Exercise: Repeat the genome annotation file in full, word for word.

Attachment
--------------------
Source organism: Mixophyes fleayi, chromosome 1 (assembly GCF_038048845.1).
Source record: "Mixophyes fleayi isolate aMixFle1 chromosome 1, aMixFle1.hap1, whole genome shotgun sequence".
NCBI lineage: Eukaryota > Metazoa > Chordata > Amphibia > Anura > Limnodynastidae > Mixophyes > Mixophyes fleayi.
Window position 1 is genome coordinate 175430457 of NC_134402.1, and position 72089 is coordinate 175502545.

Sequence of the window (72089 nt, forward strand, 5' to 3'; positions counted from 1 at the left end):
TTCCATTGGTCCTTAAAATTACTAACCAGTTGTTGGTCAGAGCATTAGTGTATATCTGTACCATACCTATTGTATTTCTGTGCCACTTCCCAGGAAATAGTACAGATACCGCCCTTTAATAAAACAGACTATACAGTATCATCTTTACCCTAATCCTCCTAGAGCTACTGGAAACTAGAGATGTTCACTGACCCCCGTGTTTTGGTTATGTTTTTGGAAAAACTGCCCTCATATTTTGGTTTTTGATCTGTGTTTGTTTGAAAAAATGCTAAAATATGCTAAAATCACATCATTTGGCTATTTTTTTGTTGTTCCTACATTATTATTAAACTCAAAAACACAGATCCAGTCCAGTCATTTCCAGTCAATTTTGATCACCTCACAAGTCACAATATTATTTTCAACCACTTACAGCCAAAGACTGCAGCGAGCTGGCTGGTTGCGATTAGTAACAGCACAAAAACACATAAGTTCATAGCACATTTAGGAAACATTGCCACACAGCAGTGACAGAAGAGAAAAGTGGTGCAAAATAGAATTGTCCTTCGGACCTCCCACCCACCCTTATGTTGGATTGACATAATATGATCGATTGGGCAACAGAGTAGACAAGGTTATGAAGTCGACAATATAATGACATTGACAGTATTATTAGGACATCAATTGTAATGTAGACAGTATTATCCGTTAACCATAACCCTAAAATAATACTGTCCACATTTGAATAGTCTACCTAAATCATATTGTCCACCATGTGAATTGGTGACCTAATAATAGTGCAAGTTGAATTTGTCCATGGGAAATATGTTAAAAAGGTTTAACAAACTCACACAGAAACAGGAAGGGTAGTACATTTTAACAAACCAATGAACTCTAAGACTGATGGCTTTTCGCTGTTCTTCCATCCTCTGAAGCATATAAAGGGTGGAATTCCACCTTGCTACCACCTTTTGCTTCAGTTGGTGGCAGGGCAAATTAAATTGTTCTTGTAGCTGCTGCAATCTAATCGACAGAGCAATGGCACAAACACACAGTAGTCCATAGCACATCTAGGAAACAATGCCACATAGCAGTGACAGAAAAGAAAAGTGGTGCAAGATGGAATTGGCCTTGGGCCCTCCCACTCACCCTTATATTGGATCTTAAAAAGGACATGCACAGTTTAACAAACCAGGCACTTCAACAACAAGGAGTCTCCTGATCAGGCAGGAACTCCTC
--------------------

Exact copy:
Source organism: Mixophyes fleayi, chromosome 1 (assembly GCF_038048845.1).
Source record: "Mixophyes fleayi isolate aMixFle1 chromosome 1, aMixFle1.hap1, whole genome shotgun sequence".
NCBI lineage: Eukaryota > Metazoa > Chordata > Amphibia > Anura > Limnodynastidae > Mixophyes > Mixophyes fleayi.
Window position 1 is genome coordinate 175430457 of NC_134402.1, and position 72089 is coordinate 175502545.

Sequence of the window (72089 nt, forward strand, 5' to 3'; positions counted from 1 at the left end):
TTCCATTGGTCCTTAAAATTACTAACCAGTTGTTGGTCAGAGCATTAGTGTATATCTGTACCATACCTATTGTATTTCTGTGCCACTTCCCAGGAAATAGTACAGATACCGCCCTTTAATAAAACAGACTATACAGTATCATCTTTACCCTAATCCTCCTAGAGCTACTGGAAACTAGAGATGTTCACTGACCCCCGTGTTTTGGTTATGTTTTTGGAAAAACTGCCCTCATATTTTGGTTTTTGATCTGTGTTTGTTTGAAAAAATGCTAAAATATGCTAAAATCACATCATTTGGCTATTTTTTTGTTGTTCCTACATTATTATTAAACTCAAAAACACAGATCCAGTCCAGTCATTTCCAGTCAATTTTGATCACCTCACAAGTCACAATATTATTTTCAACCACTTACAGCCAAAGACTGCAGCGAGCTGGCTGGTTGCGATTAGTAACAGCACAAAAACACATAAGTTCATAGCACATTTAGGAAACATTGCCACACAGCAGTGACAGAAGAGAAAAGTGGTGCAAAATAGAATTGTCCTTCGGACCTCCCACCCACCCTTATGTTGGATTGACATAATATGATCGATTGGGCAACAGAGTAGACAAGGTTATGAAGTCGACAATATAATGACATTGACAGTATTATTAGGACATCAATTGTAATGTAGACAGTATTATCCGTTAACCATAACCCTAAAATAATACTGTCCACATTTGAATAGTCTACCTAAATCATATTGTCCACCATGTGAATTGGTGACCTAATAATAGTGCAAGTTGAATTTGTCCATGGGAAATATGTTAAAAAGGTTTAACAAACTCACACAGAAACAGGAAGGGTAGTACATTTTAACAAACCAATGAACTCTAAGACTGATGGCTTTTCGCTGTTCTTCCATCCTCTGAAGCATATAAAGGGTGGAATTCCACCTTGCTACCACCTTTTGCTTCAGTTGGTGGCAGGGCAAATTAAATTGTTCTTGTAGCTGCTGCAATCTAATCGACAGAGCAATGGCACAAACACACAGTAGTCCATAGCACATCTAGGAAACAATGCCACATAGCAGTGACAGAAAAGAAAAGTGGTGCAAGATGGAATTGGCCTTGGGCCCTCCCACTCACCCTTATATTGGATCTTAAAAAGGACATGCACAGTTTAACAAACCAGGCACTTCAACAACAAGGAGTCTCCTGATCAGGCAGGAACTCCTC